A Dairy-Free South American Delight
If you love coconut and treasure its taste and health benefits as I do, this dessert is one you'll add to your list of easy favorite healthy treats.
TEMBLEQUE gets its name from the Spanish word tiembla which means to shake—also likened to the Spanish word temblor which is used to describe an earthquake or trembling—very appropriate for Ecuador known for its earthquakes. It's a pudding thickened with cornstarch resulting in a slightly firm pudding with a custard texture that has a little jiggle when shakenâ€”similar to Mexican flan but with its own unique flavor and texture.
This healthy (and admittingly habit-forming) delight is creamy, cool and most of all intensely coconut. The pudding can be poured into individual molds or into a 9 x 9 square pan and served in slices. I like to do the individual servings if I'm making them as a daily snack or serving to dinner guests. However, if I'm taking it to a party I make it in a pan for easy slicing and serving. It's very versatile because you can top with any fruit.
Tembleque (Coconut Pudding)—Serves: 6
- 4 cups coconut milk (canned works best)
- 1/2 cup of cornstarch or arrowroot
- 2/3 cup of Lakanto (monk fruit).natural sweetener
- 1/2 teaspoon fine natural salt
- 1 tablespoon Grand Marnier liqueur or essential oil of orange or tangerine
- Ground cinnamon to taste (I use 1 heaping teaspoon)
- Lubricate the inside of six 4-oz ramekin molds with softened coconut oil, set aside.
- In medium saucepan, combine all ingredients except cinnamon and whisk until well blended.
- Place over medium-high heat. Cook, stirring constantly, until mixture comes to a slow boil and is smooth and thick, about 5 minutes. DO NOT allow it to reach a roaring boil.
- Pour the pudding into prepared molds.
- Cover and refrigerate until firm, at least 3 hours or overnight.
Health Benefits of Key Ingredients:
Coconut milk—Coconuts are highly nutritious and rich in fiber,
vitamins C, E, B1, B3, B5 and B6 and minerals including iron,
selenium, sodium, calcium, magnesium and phosphorous.
Unlike cow's milk, coconut milk is lactose free so can be used
as a milk substitute by those with lactose intolerance.
Cornstarch—strictly used as a vegetable source for thickening,
has little food value and is a carbohydrate; doesn't essentially
add food value. If you are avoiding corn products you can use
Lakanto (Monk fruit) Sweetener—an all-natural sweetener
used in the same quantity as sugar in a recipe. It comes in
Original (white like refined sugar) or Golden (like brown
sugar). Over a thousand years ago, in remote mountain
highlands of Asia, a group of Buddhist monks, called the
LoHan, achieved enlightenment through meditation, prayer
and pure living. On the slopes of a primeval forest, the monks
discovered and cultivated a rare fruit prized for its sweetness.
This sacred fruit was named Monk Fruit, or LoHan Guo, after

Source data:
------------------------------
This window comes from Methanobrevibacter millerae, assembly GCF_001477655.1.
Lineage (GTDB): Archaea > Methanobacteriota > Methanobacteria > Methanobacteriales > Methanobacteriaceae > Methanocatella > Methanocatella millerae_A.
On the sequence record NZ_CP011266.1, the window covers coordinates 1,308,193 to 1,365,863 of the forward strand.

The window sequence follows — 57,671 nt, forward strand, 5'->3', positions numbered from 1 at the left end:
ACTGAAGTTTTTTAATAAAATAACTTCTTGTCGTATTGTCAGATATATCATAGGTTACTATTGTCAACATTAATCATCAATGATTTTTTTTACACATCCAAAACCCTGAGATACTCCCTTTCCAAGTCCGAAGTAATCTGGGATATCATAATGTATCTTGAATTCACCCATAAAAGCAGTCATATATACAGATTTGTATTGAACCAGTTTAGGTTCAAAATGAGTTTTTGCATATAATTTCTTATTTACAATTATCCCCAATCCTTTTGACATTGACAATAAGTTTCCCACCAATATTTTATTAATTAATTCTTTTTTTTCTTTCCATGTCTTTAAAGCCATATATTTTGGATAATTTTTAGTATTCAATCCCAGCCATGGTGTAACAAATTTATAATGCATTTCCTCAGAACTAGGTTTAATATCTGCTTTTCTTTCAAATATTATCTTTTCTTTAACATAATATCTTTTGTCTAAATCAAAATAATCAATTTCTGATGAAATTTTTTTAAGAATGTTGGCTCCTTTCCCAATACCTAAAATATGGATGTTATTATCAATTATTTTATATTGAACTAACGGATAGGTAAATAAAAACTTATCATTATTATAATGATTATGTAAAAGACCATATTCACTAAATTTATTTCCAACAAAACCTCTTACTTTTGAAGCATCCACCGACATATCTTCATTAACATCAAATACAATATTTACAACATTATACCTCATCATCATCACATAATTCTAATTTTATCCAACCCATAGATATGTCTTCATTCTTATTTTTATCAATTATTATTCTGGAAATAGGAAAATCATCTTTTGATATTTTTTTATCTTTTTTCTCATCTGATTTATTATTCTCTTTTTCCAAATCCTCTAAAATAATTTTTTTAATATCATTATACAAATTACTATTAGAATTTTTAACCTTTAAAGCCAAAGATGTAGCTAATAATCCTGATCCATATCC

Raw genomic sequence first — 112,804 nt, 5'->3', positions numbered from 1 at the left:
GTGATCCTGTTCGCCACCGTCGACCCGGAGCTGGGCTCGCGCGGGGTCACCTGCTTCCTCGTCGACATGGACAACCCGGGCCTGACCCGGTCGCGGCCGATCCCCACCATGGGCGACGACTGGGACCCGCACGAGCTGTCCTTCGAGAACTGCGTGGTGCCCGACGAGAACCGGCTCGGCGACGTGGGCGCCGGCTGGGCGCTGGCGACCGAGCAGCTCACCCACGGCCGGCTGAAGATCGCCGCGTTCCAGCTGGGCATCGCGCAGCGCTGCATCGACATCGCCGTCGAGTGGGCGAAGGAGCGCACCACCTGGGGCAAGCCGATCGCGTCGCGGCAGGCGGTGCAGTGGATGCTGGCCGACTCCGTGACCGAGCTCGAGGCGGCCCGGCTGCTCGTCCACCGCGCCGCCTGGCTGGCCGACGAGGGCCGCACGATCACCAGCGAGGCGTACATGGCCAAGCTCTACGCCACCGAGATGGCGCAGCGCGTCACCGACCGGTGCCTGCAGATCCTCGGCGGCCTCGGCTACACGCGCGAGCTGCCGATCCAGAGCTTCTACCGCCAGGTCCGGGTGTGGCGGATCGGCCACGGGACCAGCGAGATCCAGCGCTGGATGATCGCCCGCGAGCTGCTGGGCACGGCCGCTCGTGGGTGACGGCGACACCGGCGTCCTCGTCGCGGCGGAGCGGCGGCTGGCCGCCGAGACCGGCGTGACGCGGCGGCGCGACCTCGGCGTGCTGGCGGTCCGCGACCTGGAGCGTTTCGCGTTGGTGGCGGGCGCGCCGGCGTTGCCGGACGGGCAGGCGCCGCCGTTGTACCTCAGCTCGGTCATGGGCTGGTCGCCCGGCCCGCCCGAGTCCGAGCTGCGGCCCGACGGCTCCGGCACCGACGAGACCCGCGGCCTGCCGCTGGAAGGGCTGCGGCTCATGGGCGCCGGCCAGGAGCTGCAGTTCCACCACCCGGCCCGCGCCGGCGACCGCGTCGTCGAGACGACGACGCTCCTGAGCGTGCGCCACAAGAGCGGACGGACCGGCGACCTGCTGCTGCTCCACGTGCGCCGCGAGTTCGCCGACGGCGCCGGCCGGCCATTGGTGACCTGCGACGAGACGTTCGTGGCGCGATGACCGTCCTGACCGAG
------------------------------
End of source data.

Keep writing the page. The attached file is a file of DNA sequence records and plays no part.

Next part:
its devoted caretakers and was used in elixirs to increase chi,
or life energy.
Monk Fruit was used for centuries in eastern traditional
herbalism to increase chi and well-being, earning it the
nickname "The Immortals' Fruit." We still grow and harvest
Monk Fruit for LAKANTO® in the same pristine area and
according to traditional and environmental methods.
Born from a proprietary mixture of the high-purity Monk Fruit
extract and Erythritol, LAKANTO® is a delicious, all-natural,
zero calorie, zero glycemic sweetener with the sumptuous rich
taste of sugar. Unlike most fruits, whose sweetness comes
from fructose, Monk Fruit's sweetness comes from natural
mogrosides that are much sweeter than sugar. Modern
research shows that Monk Fruit extract does not elevate blood
sugar or insulin, making it a perfect sweetener for blood sugar
and weight management. And it does NOT feed yeast or
induce inflammation as sugar does.
Grand Marnier—an orange-flavored liqueur created in 1880 by
Alexandre Marnier-Lapostolle. It's made by blending cognac
brandy, distilled essence of bitter orange, and sugar. Yes, it's
liquor. If you are avoiding liquor you can substitute pure
essential oil of orange.
Cinnamon is a powerful spice used medicinally around the
world for thousands of years. This ancient spice was once so prized that civilizations went to war over
it. History dates the use of cinnamon to
over 4,000 years. In the 1800's, supplies
of cinnamon were discovered and planted
in the Indonesian islands; later, trees
were successfully grown in South America
where it once was the spice of the elite.
Today it is used daily in many cultures,
specifically Latin and Asian cuisine
because of its widespread health benefits,
not to mention its distinctly sweet,
warming taste and ease of availability and
According to researchers, out of twenty-six
of the most popular herbs and medicinal
spices in the world, cinnamon actually
ranks number one in terms of its protective
The unique smell, color, and flavor of
cinnamon is due to the oily part of the
tree on which it grows. The health benefits
of cinnamon come from the bark of the
Cinnamomum tree—the bark contains
several special compounds responsible for
its many health promoting properties—including cinnamaldehyde, cinnamic acid,
Researchers concluded that the health
benefits of cinnamon can be obtained in
the form of its pure bark, essential oils, in
ground spice form (which is bark powder),
or in extract form when its special phenolic
compounds, flavonoids, and antioxidants
are isolated. These compounds make
cinnamon one of the most beneficial
spices on earth, giving it antioxidant,
anti-inflammatory, anti-diabetic, antimicrobial,
immunity-boosting, cancer and
heart disease-protecting abilities.